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This is a forum to discuss the gray areas of the English language for which you would not find answers easily in dictionaries or other reference books. You can browse through the latest questions and comments below. If you have a question of your own, please submit it here.

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When did “issue” come to mean “problem” ?

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Not content with using “roading” as a noun meaning “the provision and building of roads” the New Zealand Transport Agency (NZTA) has now introduced another example of why suits should not be allowed to write signs.

A stretch of motorway on the north side of Auckland is being widened and there is a forest of signs proclaiming “3 laning project in progress”!

GRRRR GNASH GNASH!!                              :)

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In this question, I deliberately misspelled “mispelling.” 

Is (sp!) an appropriate abbreviation to stand for “deliberately misspelled?”

Many people use

(sp?) for (I don’t know how to spell that word)

Julie Andrews sang Supercalifragilisticexpialidocious (sp?) with great gusto.

(sic) or [sic] is not appropriate here. I understand that [sic] is used to indicate that the word was spelled that way in document that is being quoted or cited.

The new commander consumed [sic] control of the military base.

(illustration modified from an actual case of using the wrong word)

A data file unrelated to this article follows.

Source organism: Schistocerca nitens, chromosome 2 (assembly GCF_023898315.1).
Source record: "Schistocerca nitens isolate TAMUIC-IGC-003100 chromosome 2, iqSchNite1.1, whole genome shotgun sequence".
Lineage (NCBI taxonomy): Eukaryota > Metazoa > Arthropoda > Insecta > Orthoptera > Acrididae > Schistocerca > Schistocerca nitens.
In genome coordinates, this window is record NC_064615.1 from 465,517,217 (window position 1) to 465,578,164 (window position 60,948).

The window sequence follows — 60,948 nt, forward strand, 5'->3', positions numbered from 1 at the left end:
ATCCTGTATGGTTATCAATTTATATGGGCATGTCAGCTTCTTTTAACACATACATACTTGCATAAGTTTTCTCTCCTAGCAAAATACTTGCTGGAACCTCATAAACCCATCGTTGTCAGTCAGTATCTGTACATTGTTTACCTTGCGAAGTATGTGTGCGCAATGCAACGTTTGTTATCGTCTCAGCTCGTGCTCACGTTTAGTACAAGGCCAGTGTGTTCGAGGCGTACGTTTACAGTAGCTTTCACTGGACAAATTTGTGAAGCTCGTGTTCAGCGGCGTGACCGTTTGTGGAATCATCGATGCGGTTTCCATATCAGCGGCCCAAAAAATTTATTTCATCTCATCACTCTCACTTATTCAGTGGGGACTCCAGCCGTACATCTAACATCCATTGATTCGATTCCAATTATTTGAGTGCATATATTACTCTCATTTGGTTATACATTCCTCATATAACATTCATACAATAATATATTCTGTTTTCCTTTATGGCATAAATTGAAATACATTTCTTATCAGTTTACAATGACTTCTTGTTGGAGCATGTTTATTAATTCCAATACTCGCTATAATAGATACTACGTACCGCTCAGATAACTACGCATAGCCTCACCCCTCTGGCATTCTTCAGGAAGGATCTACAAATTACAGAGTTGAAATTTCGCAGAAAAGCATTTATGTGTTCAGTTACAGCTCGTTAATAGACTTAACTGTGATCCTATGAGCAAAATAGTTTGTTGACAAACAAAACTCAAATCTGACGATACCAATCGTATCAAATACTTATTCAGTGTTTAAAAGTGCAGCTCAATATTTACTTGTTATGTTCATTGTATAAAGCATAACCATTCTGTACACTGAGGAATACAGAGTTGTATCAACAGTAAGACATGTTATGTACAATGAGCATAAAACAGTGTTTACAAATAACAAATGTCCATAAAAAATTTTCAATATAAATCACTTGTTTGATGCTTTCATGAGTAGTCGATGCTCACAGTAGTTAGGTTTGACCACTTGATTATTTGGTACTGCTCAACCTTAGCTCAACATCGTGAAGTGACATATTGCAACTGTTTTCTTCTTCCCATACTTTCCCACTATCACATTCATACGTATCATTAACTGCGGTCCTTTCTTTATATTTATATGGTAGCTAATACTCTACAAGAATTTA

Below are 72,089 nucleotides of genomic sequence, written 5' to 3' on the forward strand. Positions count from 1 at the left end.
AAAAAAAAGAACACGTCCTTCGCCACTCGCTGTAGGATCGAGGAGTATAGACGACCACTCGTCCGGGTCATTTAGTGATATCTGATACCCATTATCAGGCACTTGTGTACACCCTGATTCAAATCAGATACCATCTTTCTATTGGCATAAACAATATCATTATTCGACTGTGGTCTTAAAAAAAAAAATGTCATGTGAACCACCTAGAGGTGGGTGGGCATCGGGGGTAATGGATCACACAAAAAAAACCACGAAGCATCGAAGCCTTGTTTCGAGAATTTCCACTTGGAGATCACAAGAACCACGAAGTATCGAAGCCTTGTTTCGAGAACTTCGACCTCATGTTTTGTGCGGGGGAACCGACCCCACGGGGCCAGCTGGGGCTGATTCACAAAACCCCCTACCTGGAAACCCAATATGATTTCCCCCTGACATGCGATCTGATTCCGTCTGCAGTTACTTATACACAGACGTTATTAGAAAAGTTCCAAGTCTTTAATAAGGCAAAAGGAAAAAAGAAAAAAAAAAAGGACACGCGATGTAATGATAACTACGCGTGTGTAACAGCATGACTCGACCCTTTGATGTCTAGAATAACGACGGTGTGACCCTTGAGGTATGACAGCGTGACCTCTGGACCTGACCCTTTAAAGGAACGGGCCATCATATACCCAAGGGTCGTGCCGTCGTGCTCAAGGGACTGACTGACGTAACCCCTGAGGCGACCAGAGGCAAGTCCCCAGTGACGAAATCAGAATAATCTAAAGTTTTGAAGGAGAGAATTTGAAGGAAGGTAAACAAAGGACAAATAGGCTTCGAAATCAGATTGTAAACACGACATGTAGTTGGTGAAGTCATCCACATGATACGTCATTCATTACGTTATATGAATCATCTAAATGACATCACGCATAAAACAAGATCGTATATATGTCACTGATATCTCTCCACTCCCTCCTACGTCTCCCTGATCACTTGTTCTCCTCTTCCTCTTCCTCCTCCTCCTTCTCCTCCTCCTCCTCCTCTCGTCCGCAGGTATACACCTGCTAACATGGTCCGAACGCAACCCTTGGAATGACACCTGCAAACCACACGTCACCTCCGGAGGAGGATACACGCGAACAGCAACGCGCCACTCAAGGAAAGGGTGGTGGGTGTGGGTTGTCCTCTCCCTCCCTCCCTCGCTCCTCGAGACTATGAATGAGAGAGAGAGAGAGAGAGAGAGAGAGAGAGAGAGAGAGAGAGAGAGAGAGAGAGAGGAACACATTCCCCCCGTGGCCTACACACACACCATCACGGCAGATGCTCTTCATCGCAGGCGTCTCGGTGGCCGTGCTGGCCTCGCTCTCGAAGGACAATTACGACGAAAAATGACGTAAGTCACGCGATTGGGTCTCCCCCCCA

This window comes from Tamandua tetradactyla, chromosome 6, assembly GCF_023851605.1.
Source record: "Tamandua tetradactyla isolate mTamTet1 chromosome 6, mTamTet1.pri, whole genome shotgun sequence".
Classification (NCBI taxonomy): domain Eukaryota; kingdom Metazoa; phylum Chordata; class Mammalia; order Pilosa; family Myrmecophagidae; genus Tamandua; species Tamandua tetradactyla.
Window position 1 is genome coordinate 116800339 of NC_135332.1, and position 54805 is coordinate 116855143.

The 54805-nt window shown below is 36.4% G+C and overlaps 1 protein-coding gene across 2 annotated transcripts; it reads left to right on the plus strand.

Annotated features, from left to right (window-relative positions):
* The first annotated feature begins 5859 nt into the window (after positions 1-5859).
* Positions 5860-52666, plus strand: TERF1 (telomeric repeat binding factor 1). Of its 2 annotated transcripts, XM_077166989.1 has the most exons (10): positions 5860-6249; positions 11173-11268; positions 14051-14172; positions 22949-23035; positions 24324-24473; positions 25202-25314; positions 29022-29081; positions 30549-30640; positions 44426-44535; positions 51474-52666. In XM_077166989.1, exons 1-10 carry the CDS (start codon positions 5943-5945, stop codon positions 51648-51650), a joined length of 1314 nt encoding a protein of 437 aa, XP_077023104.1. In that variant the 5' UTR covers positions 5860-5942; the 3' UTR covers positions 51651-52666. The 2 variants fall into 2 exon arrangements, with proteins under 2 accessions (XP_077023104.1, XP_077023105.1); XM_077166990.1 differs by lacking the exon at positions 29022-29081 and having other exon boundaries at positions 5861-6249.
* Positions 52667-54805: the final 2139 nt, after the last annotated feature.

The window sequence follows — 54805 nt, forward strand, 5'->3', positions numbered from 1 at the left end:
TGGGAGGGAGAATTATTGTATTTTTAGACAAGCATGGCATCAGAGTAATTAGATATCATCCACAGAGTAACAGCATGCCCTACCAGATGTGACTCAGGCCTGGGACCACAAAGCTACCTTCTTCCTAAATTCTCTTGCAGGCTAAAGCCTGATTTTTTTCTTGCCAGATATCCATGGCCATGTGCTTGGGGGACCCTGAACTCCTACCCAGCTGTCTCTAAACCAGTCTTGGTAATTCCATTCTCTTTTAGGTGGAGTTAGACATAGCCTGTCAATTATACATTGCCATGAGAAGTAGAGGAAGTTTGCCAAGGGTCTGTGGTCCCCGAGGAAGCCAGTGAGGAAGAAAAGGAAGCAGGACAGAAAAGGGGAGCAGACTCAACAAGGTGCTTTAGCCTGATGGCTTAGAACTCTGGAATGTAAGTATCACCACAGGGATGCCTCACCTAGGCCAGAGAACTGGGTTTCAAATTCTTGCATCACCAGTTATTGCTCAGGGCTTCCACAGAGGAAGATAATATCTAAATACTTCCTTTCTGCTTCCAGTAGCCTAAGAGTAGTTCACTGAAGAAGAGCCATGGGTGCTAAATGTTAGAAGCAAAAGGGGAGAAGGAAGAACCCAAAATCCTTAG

So, it seems to me that we can use

(sp!) for (I am deliberately mispelling (sp!) this word

QUESTION: Is there a better abbreviation, or a well-known abbreviation for this usage?

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I am a cab driver and pick up people from all over the country/world and take them where they want to go. Boring disclaimer aside; I hope to understand a word used by a southern man that unsurprisingly follows a strong Christian background through his adult life. As mysterious as the story may be if time were allotted to tell it, or was applicable in this forum, he constantly referred to me as “hand.” Not sure if this coincides with his Christian background, i.e. “The hand of God”, or it is a long lost southern slang with a more ambiguous meaning.

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One hears this phrase more and more from sports commentators. A typical example would be a commentator at a sports event referring to an injured player or perhaps some celebrity as “watching on from the grandstand”.

Makes one wonder if, and why, “looking on” has suddenly become passé; or is it just an affectation started by someone trying to be different for the sake of being different and which has then been adopted by those who are inclined to participate in fads? Shall on-lookers now be known as on-watchers? Somehow it just doesn’t sound right.

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When an why did “exactly the same” become “the exact same” and more recently “the same exact”?

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There exists a claim that the word “man” originally only referred to people of unimplied sex. To restate, “man” always refereed to both male and female people.

The claims I found were made by sources known by some to be categorically highly unreliable, so I turn to you.

There are claims that “wer” or “were” was used at least for adult males.

The most reliable sources I’ve found to support that are

What evidence can you provide of the use of “were” or “wer” in english and the use of “man” and whether “man” changed over time with respect to gender or whether there was always ambiguity?

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Why does the Western media have so many different spellings for some Arabic terms?


1. hezbollah hesbollah hizbullah hizbollah hisbollah

2. ayatollah ayatullah

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Which of the following are okay to you?